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Tuesday, brought together a mind, some faint image of eternal greater crowd than we have ever duration. The deep tones of the witnessed on a similar occasion. organ and the solemn chant of The great, and the rich, the poor, the choiristers seemed to the ex. and the lowly, assembled to pay cited feeling, not to belong to this the last tribute of respect to the world, but to be the welcome of memory of this good and illustri. good spirits, who had gone beous prelate. The chapel which has fore, and now solemnly saluted been so long cherished by his fos- him, who descended through the tering care, was crowded, at an tomb to the bar of eternal jus. early hour, and the multitude who tice, to receive the reward apassembled without, seemed rather portioned to a good and faithful to indicate that some great public servant. ceremony was to be performed, or According to the particular dis. some national calamity to be de position of every one, have we plored. The corpse of the venera- heard the venerable archbishop ble archbishop, which had laid in praised 'and lamented.-The exstate, since the preceding Sunday tent of his knowledge and the enwas now enclosed in the coffin, largement of his mind, fastened surmounted by his mitre and pas- upon the man of liberal science. toral crosier, and surrounded by The liberality of his character and those emblems which unite the his Christian charity endeared him fancy with the heart in solemn de- to his protestant brethren, with votion. After the celebration of whom he dwelt in brotherly love. high mass, the procession moved He was a patriot and loved his nathrough Saratoga and Franklin- tive land; nor should Americans streets, to the chapel of the French forget that his exertions and bene. seminary, which was designated as dictions, as a man and as a Chris. the place of interment.-We have tian prelate, were given to the never witnessed a funeral proces- cause and independence of his sion, where so many of eminent country. His manners were mild, respectability and standing among impressive and urbane. The varius followed the train of mourners. ous stores of knowledge came from -Distinctions of rank, of wealth, his lips with uncommon classical of religious opinion were laid aside, grace and richness, which he gainin the great testimony of respected from a perfect acquaintance to the memory of the man.-Be- with ancient languages and literaside the numerous crowd who fill- ture. His charities were only ed the streets, the windows were bounded by his means, and they thronged with spectators. The fu- fell around him like the dews of neral service for the dead was per- Heaven gentle and unseen. To formed at the chapel of the semi- those who stood not in need of the nary; and the mind already pene- comforts of life, he administered trated with“regret and deepest sor. the consolation of his counsel; and row, felt the effect of those religious the weight of his character and his ceremonies which performed in the reputation for erudition and pro.. same manner, and chaunted in the found good sense, gave an authosame language, and tone of voice rity to his advice, which the proudthrough succeeding ages, bring est scarcely dared to disregard. together the remotest periods of The veil of mourning which hid 1600 years, and present to the the tears of the afflicted, covered


many a heart not of his own parti-, he gradually sát like the sun in cular flock, which felt that it lost mellowed splendour.-Death, as if an inestimable friend.

fearfully, attacked him with slow The character of Archbishop and cautious approaches. The paCarroll seemed indeed to be filled ralysis, and consequent mortifica.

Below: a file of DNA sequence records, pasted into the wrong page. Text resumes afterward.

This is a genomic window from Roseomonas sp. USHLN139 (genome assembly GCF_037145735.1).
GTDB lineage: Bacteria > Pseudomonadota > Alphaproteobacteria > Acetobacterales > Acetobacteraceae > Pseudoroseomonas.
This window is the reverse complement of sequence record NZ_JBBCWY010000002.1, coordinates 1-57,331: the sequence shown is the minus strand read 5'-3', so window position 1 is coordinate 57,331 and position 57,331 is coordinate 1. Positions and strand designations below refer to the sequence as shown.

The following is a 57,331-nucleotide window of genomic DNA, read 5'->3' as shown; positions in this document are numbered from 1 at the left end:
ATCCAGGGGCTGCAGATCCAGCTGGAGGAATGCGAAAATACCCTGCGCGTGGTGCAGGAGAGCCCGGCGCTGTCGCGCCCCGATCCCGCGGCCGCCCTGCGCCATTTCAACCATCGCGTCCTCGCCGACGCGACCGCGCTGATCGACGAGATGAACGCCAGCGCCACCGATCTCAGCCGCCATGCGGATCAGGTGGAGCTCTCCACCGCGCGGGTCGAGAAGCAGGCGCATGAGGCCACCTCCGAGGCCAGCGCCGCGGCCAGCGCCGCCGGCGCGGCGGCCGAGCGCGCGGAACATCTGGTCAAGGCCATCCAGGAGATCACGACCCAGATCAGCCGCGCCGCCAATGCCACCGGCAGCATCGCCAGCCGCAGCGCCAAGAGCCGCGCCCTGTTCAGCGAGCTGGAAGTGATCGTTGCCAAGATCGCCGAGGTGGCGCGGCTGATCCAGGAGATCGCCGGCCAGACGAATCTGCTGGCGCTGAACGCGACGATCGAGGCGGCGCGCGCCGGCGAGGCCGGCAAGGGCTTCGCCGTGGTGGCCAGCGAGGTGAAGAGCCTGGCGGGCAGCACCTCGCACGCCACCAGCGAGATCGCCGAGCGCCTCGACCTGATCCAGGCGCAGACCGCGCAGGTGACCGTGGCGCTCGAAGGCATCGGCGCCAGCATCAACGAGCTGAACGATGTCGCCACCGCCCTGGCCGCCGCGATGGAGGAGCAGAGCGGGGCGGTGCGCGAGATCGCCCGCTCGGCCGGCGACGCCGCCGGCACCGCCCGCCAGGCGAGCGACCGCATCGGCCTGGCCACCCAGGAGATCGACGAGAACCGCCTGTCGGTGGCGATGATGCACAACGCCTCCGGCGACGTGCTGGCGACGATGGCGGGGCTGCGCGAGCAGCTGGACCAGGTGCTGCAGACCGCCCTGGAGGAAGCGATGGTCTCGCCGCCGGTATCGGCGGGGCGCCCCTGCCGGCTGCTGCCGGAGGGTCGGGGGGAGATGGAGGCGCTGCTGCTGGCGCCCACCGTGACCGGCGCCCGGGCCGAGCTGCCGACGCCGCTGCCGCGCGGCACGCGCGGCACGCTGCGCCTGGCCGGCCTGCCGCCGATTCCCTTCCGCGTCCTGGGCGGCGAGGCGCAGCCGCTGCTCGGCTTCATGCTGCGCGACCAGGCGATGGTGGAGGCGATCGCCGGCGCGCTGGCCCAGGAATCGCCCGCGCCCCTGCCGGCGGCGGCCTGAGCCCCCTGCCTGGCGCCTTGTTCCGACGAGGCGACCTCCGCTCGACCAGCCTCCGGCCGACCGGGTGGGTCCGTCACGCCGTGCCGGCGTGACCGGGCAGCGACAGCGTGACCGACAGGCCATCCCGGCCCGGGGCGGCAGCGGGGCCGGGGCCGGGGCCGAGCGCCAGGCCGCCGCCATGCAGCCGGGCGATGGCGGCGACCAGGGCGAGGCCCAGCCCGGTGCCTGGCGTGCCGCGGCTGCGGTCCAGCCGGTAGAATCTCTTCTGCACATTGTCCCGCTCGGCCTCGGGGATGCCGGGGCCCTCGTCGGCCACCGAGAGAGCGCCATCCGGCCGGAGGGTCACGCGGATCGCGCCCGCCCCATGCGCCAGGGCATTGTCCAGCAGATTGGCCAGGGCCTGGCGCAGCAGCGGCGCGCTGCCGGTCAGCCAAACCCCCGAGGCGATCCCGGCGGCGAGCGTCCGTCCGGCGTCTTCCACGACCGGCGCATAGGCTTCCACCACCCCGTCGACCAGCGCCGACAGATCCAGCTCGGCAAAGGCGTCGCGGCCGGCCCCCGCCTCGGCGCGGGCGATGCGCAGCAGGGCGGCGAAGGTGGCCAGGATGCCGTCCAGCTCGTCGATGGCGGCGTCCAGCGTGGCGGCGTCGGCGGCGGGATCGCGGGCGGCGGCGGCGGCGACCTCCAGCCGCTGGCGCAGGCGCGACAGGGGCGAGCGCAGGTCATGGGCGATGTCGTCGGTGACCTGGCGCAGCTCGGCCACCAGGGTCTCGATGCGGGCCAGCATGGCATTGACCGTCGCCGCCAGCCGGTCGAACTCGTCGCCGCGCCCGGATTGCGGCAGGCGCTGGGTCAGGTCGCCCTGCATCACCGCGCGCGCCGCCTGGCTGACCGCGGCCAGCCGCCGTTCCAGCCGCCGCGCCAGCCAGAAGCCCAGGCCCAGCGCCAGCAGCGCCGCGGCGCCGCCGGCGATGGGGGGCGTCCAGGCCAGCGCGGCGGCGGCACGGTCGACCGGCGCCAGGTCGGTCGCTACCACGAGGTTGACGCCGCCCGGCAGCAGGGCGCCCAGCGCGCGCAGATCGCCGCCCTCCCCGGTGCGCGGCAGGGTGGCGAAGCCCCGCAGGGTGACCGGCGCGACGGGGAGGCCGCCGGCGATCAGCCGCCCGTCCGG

with wonderful care. Educated tion of the lower extremities were at St. Omers, he was early dis- complete, before his icy touch ven. ciplined in the exercises of the tured to chill the heart; and even mind, and deeply versed in classic until the last moment, the noble lore. Becoming at Liege attached faculties of the mind retained their to the society of Jesus, he acquir. pristine vigour. He inquired if a ed that spirit of action that pro- conveyance was prepared to take found knowledge of the human away his sister and weeping conheart--that admirable fitness for nexions; told them the scene was the affairs of the world, which for about to close, and requested them 200 years distinguished that or- to take rest and nourishment. He der, and spread its power to the gave them his benediction, turned remotest countries. When the glo- his head aside, and expired. His ries of the Jesuits were extinguish- countenance retained in death the ed with the society itself, he tra- benignant expression of life. His velled over Europe as the friend piety grew warmer as life closed, and instructor of an English no- and the glow of religious hope bleman.-Then he viewed the was elevated almost to enthusiasm. manners of different nations-saw « Sir,” he said to an eminent prothe courts of kings, and the meet- testant divine, who observed that ings of philosophers, and added his hopes were now fixed on anothe liberality of a true philoso-ther world: “Sir, my hofies have pher and the accomplishment of always been fixed on the cross of a gentleman, to the apostolic dig. Christ." Yet, humility tempered nity of his calling.–Temptation his confidence, and while a numedrew forth the purity of his vir- rous circle who surrounded his bed tues, and like Shadrach he walked of death, were transported with veerect in the flames. He early neration at the moral sublimity of marked the rise of the baleful his last moments, and his joyous meteor of French philosophy, and expectations of a speedy release, mourned when he saw the pes- he called to his friend and associ. tilence shook from its horrid ate to read for him the “ Miserere hair, invade his native land.-But mei Deus-Have mercy on me, O he gathered his spiritual children Lord"-Reversing the wish of under his wings, and protected Vespasian, he desired, were it them in security; and he was per practicable, to be placed on the mitted to live to see a different foor, that he might expire in the spirit prevail; to witness a great posture of deepest humility; as a revival of religion, and in the Christian martyr, and an humble abundant prosperity of his parti- supplicant to an interceding Sacular church, to reap the harvest viour. of the toil and labour of his life. How do the boasted glories of